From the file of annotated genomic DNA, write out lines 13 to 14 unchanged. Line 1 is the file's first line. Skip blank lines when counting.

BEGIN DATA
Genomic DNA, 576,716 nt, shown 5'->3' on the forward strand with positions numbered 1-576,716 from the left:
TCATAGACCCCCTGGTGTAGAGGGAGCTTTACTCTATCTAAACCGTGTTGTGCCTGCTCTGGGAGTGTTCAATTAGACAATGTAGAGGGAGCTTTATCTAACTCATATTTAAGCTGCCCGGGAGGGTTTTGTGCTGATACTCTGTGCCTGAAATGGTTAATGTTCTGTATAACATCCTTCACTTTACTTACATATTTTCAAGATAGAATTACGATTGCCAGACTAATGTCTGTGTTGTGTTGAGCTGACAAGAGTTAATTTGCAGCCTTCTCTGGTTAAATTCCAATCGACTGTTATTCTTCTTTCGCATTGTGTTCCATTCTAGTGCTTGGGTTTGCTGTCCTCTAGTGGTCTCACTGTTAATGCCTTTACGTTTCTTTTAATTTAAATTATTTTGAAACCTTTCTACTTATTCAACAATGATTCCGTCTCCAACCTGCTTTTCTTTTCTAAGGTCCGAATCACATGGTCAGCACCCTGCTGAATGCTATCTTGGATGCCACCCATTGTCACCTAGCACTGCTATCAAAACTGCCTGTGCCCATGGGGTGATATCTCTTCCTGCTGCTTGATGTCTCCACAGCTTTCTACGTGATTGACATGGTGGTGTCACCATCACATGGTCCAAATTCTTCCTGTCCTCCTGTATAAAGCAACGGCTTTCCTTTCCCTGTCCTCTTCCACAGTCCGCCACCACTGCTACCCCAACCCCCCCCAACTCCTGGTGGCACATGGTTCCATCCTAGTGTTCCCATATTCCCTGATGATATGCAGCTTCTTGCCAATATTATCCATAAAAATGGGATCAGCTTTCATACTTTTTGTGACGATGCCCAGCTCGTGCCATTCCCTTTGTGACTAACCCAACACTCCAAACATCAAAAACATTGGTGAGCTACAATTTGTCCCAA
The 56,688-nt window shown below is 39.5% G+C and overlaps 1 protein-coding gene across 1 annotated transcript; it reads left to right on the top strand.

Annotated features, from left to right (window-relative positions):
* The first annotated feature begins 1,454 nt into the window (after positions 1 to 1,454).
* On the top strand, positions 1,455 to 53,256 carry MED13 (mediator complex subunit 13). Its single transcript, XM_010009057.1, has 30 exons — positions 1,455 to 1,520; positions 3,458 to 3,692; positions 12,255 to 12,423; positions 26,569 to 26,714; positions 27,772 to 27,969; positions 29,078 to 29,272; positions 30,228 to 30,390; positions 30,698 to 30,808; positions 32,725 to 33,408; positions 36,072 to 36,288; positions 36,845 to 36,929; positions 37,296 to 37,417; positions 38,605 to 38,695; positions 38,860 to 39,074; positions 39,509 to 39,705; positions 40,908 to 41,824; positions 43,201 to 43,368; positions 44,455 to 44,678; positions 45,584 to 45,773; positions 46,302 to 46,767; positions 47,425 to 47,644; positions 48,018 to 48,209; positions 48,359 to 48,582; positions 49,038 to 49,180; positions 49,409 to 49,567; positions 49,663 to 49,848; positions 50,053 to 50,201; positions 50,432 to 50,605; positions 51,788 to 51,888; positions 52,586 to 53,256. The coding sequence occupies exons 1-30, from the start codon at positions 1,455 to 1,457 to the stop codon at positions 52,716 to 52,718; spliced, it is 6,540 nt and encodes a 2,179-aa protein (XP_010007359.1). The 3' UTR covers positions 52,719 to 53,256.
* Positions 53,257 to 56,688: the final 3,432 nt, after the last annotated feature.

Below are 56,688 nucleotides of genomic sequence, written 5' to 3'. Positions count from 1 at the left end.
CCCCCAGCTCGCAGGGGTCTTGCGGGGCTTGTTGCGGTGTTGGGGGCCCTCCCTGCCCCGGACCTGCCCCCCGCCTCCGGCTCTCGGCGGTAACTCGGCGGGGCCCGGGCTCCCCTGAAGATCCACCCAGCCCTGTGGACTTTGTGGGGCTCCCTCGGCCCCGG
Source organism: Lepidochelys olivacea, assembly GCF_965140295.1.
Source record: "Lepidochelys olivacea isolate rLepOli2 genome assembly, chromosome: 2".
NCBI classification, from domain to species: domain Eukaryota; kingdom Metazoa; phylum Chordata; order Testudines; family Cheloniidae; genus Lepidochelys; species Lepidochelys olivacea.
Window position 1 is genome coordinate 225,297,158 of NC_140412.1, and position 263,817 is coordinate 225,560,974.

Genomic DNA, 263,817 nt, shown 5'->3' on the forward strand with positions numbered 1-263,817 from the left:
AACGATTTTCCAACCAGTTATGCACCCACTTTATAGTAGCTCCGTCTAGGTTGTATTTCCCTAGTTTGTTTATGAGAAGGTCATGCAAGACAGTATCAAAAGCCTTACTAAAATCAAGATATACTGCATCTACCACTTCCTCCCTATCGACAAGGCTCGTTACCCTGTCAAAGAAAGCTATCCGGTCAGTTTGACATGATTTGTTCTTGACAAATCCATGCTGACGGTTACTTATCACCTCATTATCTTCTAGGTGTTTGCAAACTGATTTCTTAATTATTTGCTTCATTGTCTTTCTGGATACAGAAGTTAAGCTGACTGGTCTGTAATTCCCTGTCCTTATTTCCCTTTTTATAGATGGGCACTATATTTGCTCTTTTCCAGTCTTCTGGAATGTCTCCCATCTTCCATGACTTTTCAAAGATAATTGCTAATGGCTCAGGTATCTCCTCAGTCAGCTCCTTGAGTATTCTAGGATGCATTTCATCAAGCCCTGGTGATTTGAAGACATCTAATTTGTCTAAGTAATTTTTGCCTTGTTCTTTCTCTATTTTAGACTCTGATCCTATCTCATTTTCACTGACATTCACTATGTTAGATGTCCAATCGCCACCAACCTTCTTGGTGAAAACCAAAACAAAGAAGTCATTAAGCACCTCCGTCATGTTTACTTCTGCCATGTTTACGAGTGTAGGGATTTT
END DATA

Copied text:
Window position 1 is genome coordinate 225,297,158 of NC_140412.1, and position 263,817 is coordinate 225,560,974.

Genomic DNA, 263,817 nt, shown 5'->3' on the forward strand with positions numbered 1-263,817 from the left: